Opioid scare run amok: VA won’t buy pain medication for Vietnam vet after leg amputation
Vietnam veteran Richard Howard had an overproduction of red blood cells in the bones of his right leg. The problem created so many circulation problems his leg had to be amputated. While the Veterans Administration took care of Howard for the procedure, prosthetic and aftercare therapy, they won’t pay for the prescription for his Oxycodone pills to stop his pain, KATV reports.
The opioid addiction has become so widespread both inside the veterans community and among non-veterans, that the Department of Health and Human Services reports over 650,000 opioid prescriptions are dispensed on a given day. According to a Frontline investigation, veterans are at a greater risk for addiction because they suffer greater cases of chronic pain.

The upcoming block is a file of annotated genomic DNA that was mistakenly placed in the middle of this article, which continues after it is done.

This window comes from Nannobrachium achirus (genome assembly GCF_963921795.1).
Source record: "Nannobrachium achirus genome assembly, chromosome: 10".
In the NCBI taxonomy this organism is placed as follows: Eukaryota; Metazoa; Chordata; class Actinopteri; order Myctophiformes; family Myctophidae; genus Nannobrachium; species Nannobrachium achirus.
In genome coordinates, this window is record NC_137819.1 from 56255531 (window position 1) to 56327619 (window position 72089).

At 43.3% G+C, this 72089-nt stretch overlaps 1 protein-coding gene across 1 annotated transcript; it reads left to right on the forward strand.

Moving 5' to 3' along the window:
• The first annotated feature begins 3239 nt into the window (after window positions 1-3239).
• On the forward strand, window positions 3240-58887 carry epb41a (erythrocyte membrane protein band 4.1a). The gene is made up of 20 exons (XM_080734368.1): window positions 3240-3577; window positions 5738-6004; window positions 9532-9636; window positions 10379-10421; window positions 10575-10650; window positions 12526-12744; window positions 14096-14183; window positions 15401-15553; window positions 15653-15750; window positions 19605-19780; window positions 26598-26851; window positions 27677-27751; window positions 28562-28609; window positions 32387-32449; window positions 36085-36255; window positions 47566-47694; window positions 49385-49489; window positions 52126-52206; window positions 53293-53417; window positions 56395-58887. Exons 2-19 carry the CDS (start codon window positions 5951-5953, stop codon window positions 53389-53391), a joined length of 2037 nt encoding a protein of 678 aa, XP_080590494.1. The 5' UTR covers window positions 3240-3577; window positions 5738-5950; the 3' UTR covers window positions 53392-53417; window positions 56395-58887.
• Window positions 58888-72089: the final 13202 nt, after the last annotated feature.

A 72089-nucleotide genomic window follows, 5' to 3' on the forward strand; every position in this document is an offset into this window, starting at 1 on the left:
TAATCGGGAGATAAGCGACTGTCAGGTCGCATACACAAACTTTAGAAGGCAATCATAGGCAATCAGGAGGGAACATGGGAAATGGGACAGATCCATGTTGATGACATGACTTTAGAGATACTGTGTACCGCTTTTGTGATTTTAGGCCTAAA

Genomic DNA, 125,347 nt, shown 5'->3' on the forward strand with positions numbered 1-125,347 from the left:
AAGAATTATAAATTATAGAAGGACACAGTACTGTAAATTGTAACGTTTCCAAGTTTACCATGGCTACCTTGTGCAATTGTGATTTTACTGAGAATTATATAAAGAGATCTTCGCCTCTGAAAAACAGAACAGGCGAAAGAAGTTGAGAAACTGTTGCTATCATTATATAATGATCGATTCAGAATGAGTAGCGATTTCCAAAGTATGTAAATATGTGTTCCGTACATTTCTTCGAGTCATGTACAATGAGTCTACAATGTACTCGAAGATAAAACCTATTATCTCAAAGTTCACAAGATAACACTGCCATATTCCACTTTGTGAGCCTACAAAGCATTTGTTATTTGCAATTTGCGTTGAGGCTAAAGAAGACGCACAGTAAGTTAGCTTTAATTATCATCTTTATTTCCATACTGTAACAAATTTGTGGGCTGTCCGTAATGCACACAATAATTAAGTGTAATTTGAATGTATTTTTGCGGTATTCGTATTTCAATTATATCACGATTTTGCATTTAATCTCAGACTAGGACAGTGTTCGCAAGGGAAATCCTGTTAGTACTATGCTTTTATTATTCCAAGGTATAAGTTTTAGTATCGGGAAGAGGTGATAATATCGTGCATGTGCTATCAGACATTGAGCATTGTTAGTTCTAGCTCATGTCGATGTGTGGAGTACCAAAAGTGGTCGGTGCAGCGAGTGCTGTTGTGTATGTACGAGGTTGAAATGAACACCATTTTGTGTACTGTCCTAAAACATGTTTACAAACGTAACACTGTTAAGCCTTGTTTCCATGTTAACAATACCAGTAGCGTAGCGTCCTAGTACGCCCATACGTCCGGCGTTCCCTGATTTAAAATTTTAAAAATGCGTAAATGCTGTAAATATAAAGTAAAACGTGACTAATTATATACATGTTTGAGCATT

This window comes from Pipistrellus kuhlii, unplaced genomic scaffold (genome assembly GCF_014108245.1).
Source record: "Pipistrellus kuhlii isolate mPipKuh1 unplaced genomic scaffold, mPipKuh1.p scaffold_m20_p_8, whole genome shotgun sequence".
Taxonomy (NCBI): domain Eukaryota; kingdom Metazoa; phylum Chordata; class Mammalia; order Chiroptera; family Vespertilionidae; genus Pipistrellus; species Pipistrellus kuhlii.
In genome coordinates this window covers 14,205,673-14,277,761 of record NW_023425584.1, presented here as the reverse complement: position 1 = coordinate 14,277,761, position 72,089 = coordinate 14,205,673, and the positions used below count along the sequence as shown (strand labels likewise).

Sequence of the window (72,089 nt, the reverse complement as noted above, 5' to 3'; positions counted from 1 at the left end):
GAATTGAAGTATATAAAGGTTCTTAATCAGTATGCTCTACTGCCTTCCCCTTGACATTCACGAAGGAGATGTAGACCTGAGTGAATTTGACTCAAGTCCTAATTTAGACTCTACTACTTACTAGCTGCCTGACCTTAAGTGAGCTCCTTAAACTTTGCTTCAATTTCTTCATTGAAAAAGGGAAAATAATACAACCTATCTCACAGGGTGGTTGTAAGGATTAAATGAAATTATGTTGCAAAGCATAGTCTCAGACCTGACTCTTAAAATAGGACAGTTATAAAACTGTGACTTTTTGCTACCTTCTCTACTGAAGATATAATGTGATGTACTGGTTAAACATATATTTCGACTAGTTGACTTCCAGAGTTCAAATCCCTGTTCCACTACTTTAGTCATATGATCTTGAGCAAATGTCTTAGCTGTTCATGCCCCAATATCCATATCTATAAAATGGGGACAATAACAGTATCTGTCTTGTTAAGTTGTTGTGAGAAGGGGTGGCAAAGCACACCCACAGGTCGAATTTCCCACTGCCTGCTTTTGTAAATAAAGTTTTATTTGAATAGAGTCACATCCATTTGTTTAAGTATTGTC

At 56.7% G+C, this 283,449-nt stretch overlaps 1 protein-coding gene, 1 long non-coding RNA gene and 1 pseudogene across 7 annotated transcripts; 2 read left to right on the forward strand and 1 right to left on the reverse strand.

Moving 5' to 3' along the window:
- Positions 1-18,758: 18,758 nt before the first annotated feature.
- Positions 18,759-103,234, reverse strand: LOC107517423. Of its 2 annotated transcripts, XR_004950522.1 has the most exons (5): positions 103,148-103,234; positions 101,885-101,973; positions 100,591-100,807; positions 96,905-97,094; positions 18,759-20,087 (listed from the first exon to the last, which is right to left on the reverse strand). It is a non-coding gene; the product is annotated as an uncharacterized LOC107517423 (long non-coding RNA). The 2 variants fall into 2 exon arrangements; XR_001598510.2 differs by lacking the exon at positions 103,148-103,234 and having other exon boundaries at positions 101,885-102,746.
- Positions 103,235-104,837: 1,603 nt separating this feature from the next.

That was little consolation to the 100 percent service-connected disabled vet, however, who just hoped his pain would stop. The northern Franklin county, Arkansas man explained he could understand if they sought to underprescribe out of caution, but to pay for nothing after 19 surgeries on his leg is a little absurd.
“But it’s been a hard road (sigh),” admits Howard. Despite being sprayed “like cattle” with Agent Orange during the war, Howard describes the ordeal as the hardest of his life. Physical therapy begins this week for Howard, where he was expected to go through the excruciating process of learning to walk with his new prosthetic and without any pain medicine.
After reaching out to local news as well as Sen. Tom Cotton and Sen. John Bozeman’s offices, Howard got a call from a nurse promising to get him some pain medicine.
“The nurse called and apologized this morning and said it was her fault,” Howard explained.
He expects the pain medicine to arrive by Friday.
Check out the interview from KATV news below: